Saturday, January 13, 2007

Rising Sons 1

Keiji Haino: Black Blues (Violent Version) [Les Disques du Soleil et de l'Acier, 2004]
No better way to kick off my Japanese Music Series than with the endlessly fascinating Keiji Haino and his 1001 faces of freedom. As I have mentioned Haino has since the beginning of the seventies released more than 150 records under a wealth of names and with numerous groups and collaborators, Japanese or not. You will read much about him on these pages in the future, because he his a truly towering figure in Japanese music with an immense scope, ranging from tornado-force metal powertrio's (Fushitsusha) through solo hurdy-gurdy recordings to frail and poetic solo voice releases. And this bare essentials solo record (also when it comes to the titles of the songs, titles that, in Haino's case, can take the form of whole incantations, conjuring up a whole universe of meaning) is a good point of entry into his discography in that it is a reasonably accessible record. Which means: If you do not think this is accessible, then you might as well forget about the whole of Keiji Haino.

If you want to imagine how John Lee Hooker would have sounded if he would have been a Rising Son, then it is more than probable that you will find out by listening to this truly gut-wrencing record. Not gut-wrenching because Haino makes a whole lot of noise with his guitar. Because the blues riffs on Black Blues (Violent Version) are pretty standard, though pretty raw even for blues riffs. It is foremost Haino's voice that either will make you feel the pain the blues is supposed to transport in the middle of your heart, or will make you decide to never ever listen to his singing again. A man and a guitar, in the end that is all that a good song requires. In this sense Black Blues (Violent Version) is an easy test to find out whether or not you will appreciate what Haino is about. Because through his particular style of singing (and I can assure you that even when he covers a song with an English text, you will never ever recognize it as such, it always remains an eastern transposition, sound rather than song) Haino proves that the voice is just one instrument among many others, having no superior position just because it is a human trait.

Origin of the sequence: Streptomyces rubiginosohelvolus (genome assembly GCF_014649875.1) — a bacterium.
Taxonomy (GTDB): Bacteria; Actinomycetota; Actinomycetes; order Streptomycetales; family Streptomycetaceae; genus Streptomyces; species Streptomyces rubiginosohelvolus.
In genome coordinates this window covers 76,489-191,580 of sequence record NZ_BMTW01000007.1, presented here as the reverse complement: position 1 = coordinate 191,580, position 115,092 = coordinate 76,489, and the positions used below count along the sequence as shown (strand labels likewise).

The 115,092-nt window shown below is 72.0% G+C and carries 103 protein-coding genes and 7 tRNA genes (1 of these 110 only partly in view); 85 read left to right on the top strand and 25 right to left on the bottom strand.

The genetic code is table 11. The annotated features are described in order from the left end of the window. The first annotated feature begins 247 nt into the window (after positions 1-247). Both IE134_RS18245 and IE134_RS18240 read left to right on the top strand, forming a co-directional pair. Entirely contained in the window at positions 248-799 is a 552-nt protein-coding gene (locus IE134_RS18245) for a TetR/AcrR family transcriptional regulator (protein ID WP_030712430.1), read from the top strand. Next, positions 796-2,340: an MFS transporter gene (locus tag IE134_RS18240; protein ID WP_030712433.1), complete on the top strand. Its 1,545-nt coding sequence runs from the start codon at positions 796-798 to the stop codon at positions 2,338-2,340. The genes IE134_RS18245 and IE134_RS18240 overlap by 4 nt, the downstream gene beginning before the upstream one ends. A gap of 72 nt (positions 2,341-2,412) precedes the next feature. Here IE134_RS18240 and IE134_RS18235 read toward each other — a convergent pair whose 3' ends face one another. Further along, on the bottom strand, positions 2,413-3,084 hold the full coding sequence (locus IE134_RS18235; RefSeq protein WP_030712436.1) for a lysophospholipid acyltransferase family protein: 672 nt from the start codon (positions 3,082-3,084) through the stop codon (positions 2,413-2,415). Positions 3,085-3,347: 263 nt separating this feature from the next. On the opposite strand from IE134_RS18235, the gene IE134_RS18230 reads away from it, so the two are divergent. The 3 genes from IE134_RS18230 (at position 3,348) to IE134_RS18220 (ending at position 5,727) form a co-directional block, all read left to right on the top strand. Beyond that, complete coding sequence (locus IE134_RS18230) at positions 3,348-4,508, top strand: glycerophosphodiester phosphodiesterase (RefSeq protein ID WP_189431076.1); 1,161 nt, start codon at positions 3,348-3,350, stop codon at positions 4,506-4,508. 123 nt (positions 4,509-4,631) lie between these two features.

Here already you can mark one of the most important differences between the eastern view on the cosmos and ours. In the east every element is just one small piece in the total spectrum of nature, whereas we in the west always have a tendency to impose the human view as the superior one. Be that as it may, music always has got to come straight from the soul and if that is what the blues, as the basis of all western rock music, is supposed to be, than we must conclude that no way it was ever going to let itself be limited in time and place to the mere delta's of Northern America. The blues is universal and if one man is here to tell you just that, it is Keiji Haino. Blind Lemon Jefferson, whose 'See That My Grave is Kept Clean' closes off this record, would have been honoured to play with Keiji Haino. I am pretty sure of that. An incredibly impressive record this is. Feel the pain!

Keiji Haino - Yaranai Ga Dekinai Ni Natte Yuku [PSF, 2006]
I do not even make a yearly count anymore as to how much records Haino manages to record and release in just twelve months time. But as can you see this one is pretty recent. His fan site translates the title of this 68-minute lament as 'Not Doing Becomes Unable to Do', whereas Haino himself translates as 'Won't Becomes Can't', which is of course almost exactly the same, but it sounds better. It is just like Black Blues no more than Haino with his voice and his guitar. But compared to the heart-piercing growl and banshee-screech of the former here his vocals are much more plaintive, though he actually intones a song structure from time to time, while his guitar soli range from heavy metal freak-outs to a nocturnal wail of free riffing.